War in Afghanistan

Face of the day

Sqn Ldr Charlotte 'Charlie' Thomson-Edgar (left) previously Staff Officer 1 of the Medical Emergency Response Team in Afghanistan, with a colleague. She has criticised MOD failings in the conduct of the war  Read more: http://www.dailymail.co.uk/news/article-2973909/RAF-hero-Charlotte-Thompson-Edgar-saved-600-wounded-troops-attacks-shocking-MOD-planning-cost-lives.html#ixzz3TFgNvgOr Follow us: @MailOnline on Twitter | DailyMail on Facebook

Sqn Ldr Charlotte ‘Charlie’ Thomson-Edgar (left) previously Staff Officer 1 of the Medical Emergency Response Team in Afghanistan, with a colleague. She has criticised MOD failings in the conduct of the war 

If we are going to send our soldiers into battle it is the very least we can do to provide them with the very best medical support. Squadron Leader Charlotte Thompson-Edgar has highlighted the totally unacceptable way that the British Government under resourced and under prepared the medical teams. I can’t help but compare this shocking situation with the millions of pounds being put into building Mosques in Britain. They build places where Muslims can spread their ideology that is anti democracy, freedom of speech and Infidels while British citizens fighting to protect others rights overseas did not even have blood and plasma available to them on board British helicopters when they were injured.

A senior RAF nurse awarded one of Britain?s highest medals for nursing on the front line has hit out at military leaders, saying they were woefully unprepared for the consequences of fighting in Afghanistan.

Squadron Leader Charlotte Thompson-Edgar spoke movingly about the bravery of the 600 soldiers she brought back from the brink of death after fierce battles against the Taliban.

But at a ceremony last week to mark the latest Operational Honours and Awards for Britain?s Armed Forces, Sqn Ldr Thompson-Edgar ? who was awarded the Royal Red Cross 2nd Class ? said she believed the Ministry of Defence failed to plan or prepare for the fighting, during which 453 troops lost their lives.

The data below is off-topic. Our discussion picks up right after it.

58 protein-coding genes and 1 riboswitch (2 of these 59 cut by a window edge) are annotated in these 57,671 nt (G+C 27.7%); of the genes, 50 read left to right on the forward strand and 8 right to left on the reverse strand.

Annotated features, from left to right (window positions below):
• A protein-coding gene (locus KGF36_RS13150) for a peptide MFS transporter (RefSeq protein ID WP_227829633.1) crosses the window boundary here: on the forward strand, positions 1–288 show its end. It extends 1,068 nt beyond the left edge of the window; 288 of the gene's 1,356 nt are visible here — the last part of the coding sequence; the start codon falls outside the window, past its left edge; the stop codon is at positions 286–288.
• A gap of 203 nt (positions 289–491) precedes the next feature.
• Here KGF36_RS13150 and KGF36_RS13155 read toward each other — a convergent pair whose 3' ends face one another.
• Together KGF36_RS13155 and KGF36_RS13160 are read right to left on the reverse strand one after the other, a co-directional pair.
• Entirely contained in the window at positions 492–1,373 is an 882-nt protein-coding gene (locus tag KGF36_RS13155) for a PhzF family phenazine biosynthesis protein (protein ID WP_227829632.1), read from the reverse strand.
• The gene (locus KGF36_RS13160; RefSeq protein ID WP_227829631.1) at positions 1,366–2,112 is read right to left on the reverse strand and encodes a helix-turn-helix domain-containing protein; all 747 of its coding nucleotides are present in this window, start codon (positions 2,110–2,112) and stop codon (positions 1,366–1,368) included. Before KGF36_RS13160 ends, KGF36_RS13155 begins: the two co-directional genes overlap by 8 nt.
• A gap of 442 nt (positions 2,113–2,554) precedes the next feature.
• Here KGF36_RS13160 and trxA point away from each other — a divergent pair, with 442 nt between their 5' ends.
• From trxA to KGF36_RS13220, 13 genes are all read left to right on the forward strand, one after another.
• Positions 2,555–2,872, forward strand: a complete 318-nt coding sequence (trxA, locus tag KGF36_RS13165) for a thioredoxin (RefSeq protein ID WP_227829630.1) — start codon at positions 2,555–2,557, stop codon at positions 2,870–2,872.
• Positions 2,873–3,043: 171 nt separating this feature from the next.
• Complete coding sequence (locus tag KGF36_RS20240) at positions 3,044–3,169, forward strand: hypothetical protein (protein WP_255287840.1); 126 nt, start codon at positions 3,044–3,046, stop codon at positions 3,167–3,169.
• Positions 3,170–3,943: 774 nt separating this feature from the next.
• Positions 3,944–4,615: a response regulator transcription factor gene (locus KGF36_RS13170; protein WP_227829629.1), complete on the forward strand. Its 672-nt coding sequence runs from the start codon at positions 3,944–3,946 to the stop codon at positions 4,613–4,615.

In an interview with the Mail on Sunday the 40-year-old revealed:

  • Senior officers failed to anticipate the scale and severity of casualties the Taliban could inflict;
  • She received no job training;
  • For two years, British helicopters flew without any blood or plasma on board to give to wounded soldiers ? a policy that cost them their lives;
  • Overworked medics suffered ?burnout? and quit their jobs after working 24-hour shifts for ten days without any rest.
  • From 2007 to 2013, Sqn Ldr Thompson-Edgar, from Peterborough, commanded a medical response unit that flew by helicopter to the battlefield, braving Taliban gunfire, to rescue injured soldiers.

Speaking about her ?horrific? experiences in the war zone, she said: ?There was no training for the job whatsoever and I?d never done any pre-hospital care.


+6 Sqn Ldr Thomson-Edgar (left) working onboard a Chinook helicopter with a colleague on Operation Herrick: the codename under which all British operations in Afghanistan have been conducted. She said she was a ‘complete mess’ on returning to Britain after her first tour

‘I was used to working in a nice emergency room in a safe environment with kit and with everyone on standby.